A street kid interrupts Nero Wolfe's dinner with his eyewitness account of a kidnapping. The next day, the boy is dead and his mother comes to the detective with her son's meager savings and dying wish to hire Wolfe to solve his murder.
Drawing on her love of theatre and art, New Zealand novelist Ngaio Marsh created elegant crime-puzzlers full of quirky characters with hidden agendas, all brought meticulously to life in this BBC series.
After being kicked off a jury for arriving five minutes late, a troubled woman becomes obsessed with the verdict, which sent a woman her age to prison for life. As she fights to have the ... See full summary »
Callum Keith Rennie
A superb and faithful rendering of an old friend -
I have read every Nero Wolfe book printed and own most of them. I have been reading about the undertakings of the great Nero Wolfe and his right-hand man, Archie Goodwin, since I was in school. It was with great trepidation that I viewed this series; fully expecting to see miscast characters, loss of the very meticulous detail which makes the books so enticing, and a total loss of plot. I was genuinely and wonderfully surprised to find that my expectations were way off the mark.
I could not have cast the characters better had I been permitted to choose them myself. I have been casting these characters in my mind since I started reading the books. I chose Raymond Burr for the part of Nero Wolfe, and although I do believe he would have done the part justice I sincerely do not believe he could have done a better presentation than Mr Chaykin. I was never able cast Archie's part in my mind to any satisfaction and when I read that Timothy Hutton would be playing the part I thought that was a serious error. However as it turns out Mr Hutton plays a perfect Archie. I am at a loss for words to describe why he is so fitted to the character. He looks like Archie, he acts like Archie - he simply is Archie.
The detail that the series has managed to preserve is amazing. If you've read the books you are familiar with the red leather chair and the yellow leather chairs and who gets which and when! Not only are the chairs brought to life, the elevator, the decor, the orchids, Fritz in all of his self righteousness, Wolfe's pushing in & out of his lips, the froth on the beer, the milk, the typewriter....the adherence to the novels is outstanding!! This show feels familiar the first time you watch it.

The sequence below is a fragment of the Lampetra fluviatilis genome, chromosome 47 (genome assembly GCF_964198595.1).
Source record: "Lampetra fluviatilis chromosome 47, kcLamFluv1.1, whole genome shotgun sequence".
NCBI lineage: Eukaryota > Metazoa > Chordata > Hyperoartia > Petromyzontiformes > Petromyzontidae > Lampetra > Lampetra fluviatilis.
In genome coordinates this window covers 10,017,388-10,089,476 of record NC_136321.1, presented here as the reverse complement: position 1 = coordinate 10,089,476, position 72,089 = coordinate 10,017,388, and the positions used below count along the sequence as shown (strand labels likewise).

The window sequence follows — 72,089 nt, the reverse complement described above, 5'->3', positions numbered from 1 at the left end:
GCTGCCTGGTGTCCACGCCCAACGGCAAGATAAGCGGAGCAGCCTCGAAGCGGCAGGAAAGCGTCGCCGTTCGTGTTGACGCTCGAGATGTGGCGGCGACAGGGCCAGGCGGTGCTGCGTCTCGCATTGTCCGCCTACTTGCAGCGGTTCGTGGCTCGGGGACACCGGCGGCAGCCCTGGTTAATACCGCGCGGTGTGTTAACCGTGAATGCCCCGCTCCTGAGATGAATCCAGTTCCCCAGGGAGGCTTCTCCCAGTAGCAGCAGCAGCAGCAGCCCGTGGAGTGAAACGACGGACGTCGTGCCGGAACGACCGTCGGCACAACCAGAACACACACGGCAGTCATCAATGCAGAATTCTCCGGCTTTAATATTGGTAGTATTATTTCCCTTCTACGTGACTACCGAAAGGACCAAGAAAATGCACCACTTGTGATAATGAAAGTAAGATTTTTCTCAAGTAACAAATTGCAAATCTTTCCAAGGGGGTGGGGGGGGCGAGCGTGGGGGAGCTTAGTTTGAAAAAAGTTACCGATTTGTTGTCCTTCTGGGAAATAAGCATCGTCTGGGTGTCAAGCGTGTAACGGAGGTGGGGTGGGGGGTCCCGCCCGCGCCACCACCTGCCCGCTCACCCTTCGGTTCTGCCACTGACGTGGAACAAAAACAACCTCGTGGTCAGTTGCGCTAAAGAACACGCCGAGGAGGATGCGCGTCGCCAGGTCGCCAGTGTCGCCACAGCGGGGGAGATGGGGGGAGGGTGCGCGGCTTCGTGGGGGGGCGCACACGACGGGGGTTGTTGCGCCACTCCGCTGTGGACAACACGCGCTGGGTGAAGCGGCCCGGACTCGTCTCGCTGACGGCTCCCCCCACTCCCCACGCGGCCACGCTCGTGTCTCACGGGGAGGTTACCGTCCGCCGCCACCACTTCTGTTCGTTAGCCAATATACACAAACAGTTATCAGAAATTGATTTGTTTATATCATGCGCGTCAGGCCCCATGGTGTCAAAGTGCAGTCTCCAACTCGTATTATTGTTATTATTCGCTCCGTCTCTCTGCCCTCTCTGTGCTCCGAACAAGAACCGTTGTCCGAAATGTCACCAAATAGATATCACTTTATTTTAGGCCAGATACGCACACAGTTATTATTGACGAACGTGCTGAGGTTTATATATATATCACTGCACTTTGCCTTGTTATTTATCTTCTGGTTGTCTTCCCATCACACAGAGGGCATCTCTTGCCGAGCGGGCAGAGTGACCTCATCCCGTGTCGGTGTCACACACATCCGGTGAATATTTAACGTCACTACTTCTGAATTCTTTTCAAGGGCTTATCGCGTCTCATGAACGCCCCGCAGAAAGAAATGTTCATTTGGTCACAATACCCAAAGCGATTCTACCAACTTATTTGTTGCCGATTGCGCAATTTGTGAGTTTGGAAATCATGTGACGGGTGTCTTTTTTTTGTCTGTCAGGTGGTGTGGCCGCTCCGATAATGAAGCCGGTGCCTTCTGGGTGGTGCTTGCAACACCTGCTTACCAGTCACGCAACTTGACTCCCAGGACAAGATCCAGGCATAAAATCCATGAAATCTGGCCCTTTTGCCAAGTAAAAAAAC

As it turns out my estimation on the probability of the plots falling apart was also unfounded. The plots are not compromised. We are not shorted a good run down of the clues. I have yet to find a question unanswered. Another wonderful adaptation.
This series has also taken a fairly unique approach to casting the supporting roles in that with the exception of the recurring roles of Wolfe, Goodwin, Fritz, Saul, Orrie, Fred, Cramer and perhaps one or two other minor characters all of the supporting cast appear to be made up of the same actors every week. For example, Christine Brubaker has shown her wide range of acting capability playing parts from a night club singer to a newspaper columnist. This concept not only impresses the audience with the amount of talent but also adds to the feeling that this series is an old friend who has returned for another treasured visit.
I would highly recommend this series to anyone. If you've read the books, I promise that you will not be disappointed. If you have not read the novels then you will be introduced to some of the most complex, human and entertaining characters you will ever meet.
A+ to all involved.
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